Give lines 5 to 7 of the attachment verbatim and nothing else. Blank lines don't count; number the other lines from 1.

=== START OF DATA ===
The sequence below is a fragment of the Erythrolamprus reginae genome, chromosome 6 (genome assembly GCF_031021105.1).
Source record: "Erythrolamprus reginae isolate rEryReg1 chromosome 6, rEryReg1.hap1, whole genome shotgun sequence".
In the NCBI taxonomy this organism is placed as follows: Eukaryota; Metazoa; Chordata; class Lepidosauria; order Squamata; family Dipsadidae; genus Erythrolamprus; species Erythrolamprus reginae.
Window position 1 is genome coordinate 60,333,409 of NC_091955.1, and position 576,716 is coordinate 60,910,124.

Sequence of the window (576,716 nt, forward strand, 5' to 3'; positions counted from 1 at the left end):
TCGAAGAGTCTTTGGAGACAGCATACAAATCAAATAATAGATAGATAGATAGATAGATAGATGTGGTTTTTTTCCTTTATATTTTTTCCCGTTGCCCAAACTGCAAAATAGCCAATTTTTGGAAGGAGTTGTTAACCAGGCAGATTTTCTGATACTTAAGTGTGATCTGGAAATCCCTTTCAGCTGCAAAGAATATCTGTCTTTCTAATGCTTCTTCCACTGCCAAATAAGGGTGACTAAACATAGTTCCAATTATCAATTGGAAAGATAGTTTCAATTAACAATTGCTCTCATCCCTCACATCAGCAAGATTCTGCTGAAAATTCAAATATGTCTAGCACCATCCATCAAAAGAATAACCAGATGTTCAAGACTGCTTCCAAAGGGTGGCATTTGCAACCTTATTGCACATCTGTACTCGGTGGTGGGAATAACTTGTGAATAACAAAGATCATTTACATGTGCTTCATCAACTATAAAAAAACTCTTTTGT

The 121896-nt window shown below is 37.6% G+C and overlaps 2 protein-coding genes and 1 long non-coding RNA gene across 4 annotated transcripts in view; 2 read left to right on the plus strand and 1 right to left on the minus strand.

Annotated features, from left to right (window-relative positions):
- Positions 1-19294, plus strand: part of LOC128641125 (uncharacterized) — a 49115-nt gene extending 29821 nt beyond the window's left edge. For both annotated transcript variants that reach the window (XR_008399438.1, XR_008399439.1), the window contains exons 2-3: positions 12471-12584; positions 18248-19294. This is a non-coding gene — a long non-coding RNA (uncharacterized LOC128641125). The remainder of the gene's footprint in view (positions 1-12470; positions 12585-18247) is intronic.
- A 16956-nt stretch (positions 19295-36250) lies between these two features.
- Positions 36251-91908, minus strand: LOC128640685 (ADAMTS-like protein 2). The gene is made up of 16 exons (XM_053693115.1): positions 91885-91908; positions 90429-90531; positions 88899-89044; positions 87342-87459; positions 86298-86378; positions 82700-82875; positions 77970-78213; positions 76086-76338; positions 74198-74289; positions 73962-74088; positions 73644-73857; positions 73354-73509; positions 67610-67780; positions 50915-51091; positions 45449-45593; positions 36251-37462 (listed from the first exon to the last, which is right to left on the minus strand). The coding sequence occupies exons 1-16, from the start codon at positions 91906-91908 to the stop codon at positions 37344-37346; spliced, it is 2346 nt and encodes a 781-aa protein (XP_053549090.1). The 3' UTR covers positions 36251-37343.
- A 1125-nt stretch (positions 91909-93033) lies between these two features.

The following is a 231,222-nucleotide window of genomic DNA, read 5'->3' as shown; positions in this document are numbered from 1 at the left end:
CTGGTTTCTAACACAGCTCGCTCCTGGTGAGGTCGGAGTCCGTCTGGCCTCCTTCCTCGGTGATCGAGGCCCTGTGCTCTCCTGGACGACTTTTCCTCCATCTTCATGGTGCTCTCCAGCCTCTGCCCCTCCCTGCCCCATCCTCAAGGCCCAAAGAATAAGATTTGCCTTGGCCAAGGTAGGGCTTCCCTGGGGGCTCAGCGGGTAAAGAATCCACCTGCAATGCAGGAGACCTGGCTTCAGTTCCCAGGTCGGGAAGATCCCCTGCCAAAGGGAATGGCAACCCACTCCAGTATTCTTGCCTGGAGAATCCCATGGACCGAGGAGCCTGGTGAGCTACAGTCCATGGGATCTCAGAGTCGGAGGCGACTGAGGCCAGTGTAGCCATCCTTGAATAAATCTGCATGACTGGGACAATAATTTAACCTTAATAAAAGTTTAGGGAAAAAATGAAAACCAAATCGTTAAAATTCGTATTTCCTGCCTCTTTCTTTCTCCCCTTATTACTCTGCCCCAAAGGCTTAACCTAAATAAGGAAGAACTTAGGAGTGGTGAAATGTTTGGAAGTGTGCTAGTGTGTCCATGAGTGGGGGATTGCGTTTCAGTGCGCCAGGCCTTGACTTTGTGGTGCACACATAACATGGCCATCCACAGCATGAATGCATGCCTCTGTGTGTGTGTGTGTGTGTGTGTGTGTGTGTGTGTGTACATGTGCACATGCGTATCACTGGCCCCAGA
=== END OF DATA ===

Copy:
Sequence of the window (576,716 nt, forward strand, 5' to 3'; positions counted from 1 at the left end):
TCGAAGAGTCTTTGGAGACAGCATACAAATCAAATAATAGATAGATAGATAGATAGATAGATGTGGTTTTTTTCCTTTATATTTTTTCCCGTTGCCCAAACTGCAAAATAGCCAATTTTTGGAAGGAGTTGTTAACCAGGCAGATTTTCTGATACTTAAGTGTGATCTGGAAATCCCTTTCAGCTGCAAAGAATATCTGTCTTTCTAATGCTTCTTCCACTGCCAAATAAGGGTGACTAAACATAGTTCCAATTATCAATTGGAAAGATAGTTTCAATTAACAATTGCTCTCATCCCTCACATCAGCAAGATTCTGCTGAAAATTCAAATATGTCTAGCACCATCCATCAAAAGAATAACCAGATGTTCAAGACTGCTTCCAAAGGGTGGCATTTGCAACCTTATTGCACATCTGTACTCGGTGGTGGGAATAACTTGTGAATAACAAAGATCATTTACATGTGCTTCATCAACTATAAAAAAACTCTTTTGT

The 121896-nt window shown below is 37.6% G+C and overlaps 2 protein-coding genes and 1 long non-coding RNA gene across 4 annotated transcripts in view; 2 read left to right on the plus strand and 1 right to left on the minus strand.